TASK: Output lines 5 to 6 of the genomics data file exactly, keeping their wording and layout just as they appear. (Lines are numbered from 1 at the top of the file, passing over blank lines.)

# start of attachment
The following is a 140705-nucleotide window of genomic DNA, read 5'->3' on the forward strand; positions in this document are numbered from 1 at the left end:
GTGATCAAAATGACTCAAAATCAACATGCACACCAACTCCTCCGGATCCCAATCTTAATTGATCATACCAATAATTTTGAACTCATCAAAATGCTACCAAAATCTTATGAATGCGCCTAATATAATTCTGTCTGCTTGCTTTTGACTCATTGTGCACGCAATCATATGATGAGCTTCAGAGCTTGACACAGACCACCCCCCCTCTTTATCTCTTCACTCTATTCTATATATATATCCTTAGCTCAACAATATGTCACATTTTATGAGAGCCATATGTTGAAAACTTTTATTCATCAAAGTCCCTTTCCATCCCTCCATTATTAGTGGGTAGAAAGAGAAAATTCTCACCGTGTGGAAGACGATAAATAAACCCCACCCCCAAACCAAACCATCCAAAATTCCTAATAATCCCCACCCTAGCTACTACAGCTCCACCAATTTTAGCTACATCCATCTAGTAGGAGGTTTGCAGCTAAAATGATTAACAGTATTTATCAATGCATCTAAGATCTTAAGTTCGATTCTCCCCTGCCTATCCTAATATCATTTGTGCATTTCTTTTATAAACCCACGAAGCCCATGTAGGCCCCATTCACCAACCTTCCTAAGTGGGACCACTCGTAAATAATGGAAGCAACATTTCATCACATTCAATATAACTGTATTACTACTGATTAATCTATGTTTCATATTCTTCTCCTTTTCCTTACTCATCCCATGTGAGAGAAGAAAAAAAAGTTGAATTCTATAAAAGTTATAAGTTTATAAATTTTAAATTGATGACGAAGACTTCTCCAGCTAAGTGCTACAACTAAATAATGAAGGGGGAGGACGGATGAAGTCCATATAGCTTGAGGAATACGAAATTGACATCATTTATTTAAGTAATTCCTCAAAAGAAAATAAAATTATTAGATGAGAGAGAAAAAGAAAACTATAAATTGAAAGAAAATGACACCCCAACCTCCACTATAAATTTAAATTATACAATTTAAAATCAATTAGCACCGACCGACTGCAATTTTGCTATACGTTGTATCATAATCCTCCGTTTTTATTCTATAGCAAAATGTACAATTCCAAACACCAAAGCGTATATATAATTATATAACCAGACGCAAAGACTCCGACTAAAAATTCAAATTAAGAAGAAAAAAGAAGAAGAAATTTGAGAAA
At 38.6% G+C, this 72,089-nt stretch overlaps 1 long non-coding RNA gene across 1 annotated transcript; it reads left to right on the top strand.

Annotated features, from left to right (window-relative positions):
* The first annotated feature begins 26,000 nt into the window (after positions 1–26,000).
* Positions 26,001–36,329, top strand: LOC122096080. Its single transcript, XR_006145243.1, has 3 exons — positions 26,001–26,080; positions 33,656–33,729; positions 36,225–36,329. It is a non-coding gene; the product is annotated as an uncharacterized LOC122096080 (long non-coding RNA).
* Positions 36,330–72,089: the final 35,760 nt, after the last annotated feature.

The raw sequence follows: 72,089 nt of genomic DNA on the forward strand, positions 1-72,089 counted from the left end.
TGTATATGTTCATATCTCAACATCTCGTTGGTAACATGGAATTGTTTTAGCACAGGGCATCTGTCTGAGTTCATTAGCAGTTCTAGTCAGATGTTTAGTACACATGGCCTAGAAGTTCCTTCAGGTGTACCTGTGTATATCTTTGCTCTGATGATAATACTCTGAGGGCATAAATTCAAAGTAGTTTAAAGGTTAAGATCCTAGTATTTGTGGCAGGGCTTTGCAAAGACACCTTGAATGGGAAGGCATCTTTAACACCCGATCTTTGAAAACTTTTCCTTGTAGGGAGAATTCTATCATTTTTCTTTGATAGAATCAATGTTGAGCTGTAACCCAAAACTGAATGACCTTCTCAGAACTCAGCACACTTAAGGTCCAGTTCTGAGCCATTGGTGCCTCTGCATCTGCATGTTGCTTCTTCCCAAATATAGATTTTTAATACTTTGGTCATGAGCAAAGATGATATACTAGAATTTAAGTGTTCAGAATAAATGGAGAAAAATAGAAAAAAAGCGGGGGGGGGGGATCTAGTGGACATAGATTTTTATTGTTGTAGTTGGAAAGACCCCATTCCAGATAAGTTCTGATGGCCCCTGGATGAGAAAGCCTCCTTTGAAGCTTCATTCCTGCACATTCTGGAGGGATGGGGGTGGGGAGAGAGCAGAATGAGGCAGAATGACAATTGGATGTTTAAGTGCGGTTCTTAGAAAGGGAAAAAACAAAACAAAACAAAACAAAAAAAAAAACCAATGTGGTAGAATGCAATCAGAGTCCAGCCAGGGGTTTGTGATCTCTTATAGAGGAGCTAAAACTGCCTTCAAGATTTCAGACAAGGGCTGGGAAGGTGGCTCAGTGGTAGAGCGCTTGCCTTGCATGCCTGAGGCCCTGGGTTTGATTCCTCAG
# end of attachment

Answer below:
* The first annotated feature begins 26,000 nt into the window (after positions 1–26,000).
* Positions 26,001–36,329, top strand: LOC122096080. Its single transcript, XR_006145243.1, has 3 exons — positions 26,001–26,080; positions 33,656–33,729; positions 36,225–36,329. It is a non-coding gene; the product is annotated as an uncharacterized LOC122096080 (long non-coding RNA).